There comes a time in every social media manager’s life when they will be faced with a massive influx of messages like these whether due to an unfortunate mix up, an accidental (offensive or non-offensive) message, a marketing ploy gone awry or the company doing something genuinely bad. Recently it was the manager of The Red Hen Twitter account, which has been unfortunately confused with a similarly-named restaurant in Lexington, VA. The Lexington Red Hen has been targeted by trolls since refusing service to press secretary Sarah Huckabee Sanders.
During these times it helps to have a social media crisis plan waiting in the wings to be implemented until the public inevitably forgets and moves on to the new thing to be mad about; here are a few points to include in that plan:
Appoint a Team Leader
Every social media crisis needs a leader to be the defining voice of what you’re going to do. If you don’t know who your point person is at the start of your crisis, and only figure it out after you’re already well into it, you’re already starting off on a sour note. Your team leader doesn’t necessarily have to be the leader of the entire company, they probably have their own things to do during crises and don’t have time to delegate tasks to others. The team leader should be someone experienced and organized and capable of discerning what areas need the most attention. It could be the social media manager, communications director, or if your company has a PR agency or department, a crisis communications specialist.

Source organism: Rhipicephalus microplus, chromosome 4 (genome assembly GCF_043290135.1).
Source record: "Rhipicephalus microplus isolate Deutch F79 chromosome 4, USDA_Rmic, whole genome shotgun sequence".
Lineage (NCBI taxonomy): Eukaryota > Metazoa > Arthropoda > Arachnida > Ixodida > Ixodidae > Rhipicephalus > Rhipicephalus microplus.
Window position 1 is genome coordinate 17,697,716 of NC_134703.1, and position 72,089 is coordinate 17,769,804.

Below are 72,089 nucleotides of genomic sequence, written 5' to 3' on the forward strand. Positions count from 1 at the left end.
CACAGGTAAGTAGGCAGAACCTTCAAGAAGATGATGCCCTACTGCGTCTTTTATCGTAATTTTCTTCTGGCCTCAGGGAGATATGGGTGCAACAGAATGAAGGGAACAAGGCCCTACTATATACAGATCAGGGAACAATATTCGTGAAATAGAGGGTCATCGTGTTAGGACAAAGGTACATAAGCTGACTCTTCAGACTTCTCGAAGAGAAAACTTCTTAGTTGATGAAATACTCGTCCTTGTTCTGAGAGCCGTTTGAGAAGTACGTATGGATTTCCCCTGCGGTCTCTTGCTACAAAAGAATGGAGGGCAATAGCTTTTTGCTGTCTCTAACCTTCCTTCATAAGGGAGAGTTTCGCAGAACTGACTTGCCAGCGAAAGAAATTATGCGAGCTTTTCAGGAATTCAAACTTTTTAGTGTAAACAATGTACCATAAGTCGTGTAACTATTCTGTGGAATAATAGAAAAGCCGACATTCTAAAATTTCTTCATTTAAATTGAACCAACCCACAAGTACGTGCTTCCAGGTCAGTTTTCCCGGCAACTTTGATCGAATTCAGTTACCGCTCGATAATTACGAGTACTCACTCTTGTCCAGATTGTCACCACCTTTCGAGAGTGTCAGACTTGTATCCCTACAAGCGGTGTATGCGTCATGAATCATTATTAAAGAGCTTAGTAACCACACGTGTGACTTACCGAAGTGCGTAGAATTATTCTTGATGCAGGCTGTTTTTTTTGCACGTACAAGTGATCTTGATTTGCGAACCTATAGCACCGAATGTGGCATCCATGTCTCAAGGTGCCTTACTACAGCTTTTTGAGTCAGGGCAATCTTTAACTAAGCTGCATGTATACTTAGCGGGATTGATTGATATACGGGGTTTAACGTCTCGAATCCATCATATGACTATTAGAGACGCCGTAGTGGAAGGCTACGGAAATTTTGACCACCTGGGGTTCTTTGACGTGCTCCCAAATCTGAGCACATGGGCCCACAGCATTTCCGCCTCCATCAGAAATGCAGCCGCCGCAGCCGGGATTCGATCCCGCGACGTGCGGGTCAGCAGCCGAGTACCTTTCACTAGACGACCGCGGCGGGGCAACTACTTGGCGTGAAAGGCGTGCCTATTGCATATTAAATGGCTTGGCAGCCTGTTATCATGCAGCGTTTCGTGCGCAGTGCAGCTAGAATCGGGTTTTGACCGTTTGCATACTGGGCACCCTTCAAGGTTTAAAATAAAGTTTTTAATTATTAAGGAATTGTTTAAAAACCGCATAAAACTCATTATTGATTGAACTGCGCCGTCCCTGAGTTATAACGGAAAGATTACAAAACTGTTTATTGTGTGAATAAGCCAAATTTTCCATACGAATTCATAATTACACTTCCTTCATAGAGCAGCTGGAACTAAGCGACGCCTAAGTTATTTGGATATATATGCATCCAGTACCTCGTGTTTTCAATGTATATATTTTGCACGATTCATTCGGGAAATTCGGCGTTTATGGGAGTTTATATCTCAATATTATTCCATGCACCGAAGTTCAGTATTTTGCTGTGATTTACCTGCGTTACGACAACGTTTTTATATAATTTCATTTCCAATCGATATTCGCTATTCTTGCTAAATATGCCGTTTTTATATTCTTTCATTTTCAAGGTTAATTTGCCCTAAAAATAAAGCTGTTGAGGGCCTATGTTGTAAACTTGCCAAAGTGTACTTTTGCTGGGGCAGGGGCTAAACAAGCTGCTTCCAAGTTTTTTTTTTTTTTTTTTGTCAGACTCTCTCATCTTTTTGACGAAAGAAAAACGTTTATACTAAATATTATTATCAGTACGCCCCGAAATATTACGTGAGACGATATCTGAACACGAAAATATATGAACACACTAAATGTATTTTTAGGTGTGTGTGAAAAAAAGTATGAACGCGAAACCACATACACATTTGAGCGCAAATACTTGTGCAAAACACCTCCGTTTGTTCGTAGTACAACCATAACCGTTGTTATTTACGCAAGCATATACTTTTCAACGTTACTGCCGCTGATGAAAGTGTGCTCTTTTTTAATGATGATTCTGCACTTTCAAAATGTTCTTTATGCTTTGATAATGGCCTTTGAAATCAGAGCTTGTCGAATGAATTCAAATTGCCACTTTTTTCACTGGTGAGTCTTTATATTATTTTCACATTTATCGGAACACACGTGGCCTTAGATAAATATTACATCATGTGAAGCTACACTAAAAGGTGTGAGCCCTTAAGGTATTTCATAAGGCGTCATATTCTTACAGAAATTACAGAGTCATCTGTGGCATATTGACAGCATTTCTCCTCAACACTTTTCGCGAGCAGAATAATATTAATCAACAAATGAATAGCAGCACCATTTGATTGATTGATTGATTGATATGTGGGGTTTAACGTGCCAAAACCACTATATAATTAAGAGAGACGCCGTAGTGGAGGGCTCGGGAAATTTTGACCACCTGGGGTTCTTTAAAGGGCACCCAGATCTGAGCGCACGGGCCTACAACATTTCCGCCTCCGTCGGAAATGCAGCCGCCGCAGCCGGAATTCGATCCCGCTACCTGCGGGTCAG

Create a Blanket Statement
Personalized apologies are the best practice, but if you’re getting 100 comments or replies in an hour you do not have time to write an individual answer to each and every one. Sometimes just a blanket “We’re sorry for the inconvenience, we’re working to fix the problem and appreciate your patience.” is just fine. For customers that have a legitimate grievance with your client, you want to encourage them to take the conversation to email or private messages. Whereas if you’re dealing with trolls that are just harassing your client to harass them, give them the blanket response and be done with them. No good ever comes from fighting with a troll.
Some crises aren’t actual crises. People who are unhappy with something your business or your client did are always going to be shouting the loudest. Vocal minorities can be overwhelming and can lead to panicking, issuing an apology when one might not be necessary, and ultimately drawing more attention to the problem than there was originally. Before you do anything, take a hard look at what’s being said and by how many people and evaluate what kind of response it needs. Roundpeg has done a deep dive on this issue before. Take these tips to begin forming a foundation of your social media crisis plan and check out this other blog post from Roundpeg on crises plans.
For more on this topic, check out this interview with Jennifer Crawford, who manages social media for Podbean for tips on how she handled a not so good, very bad day.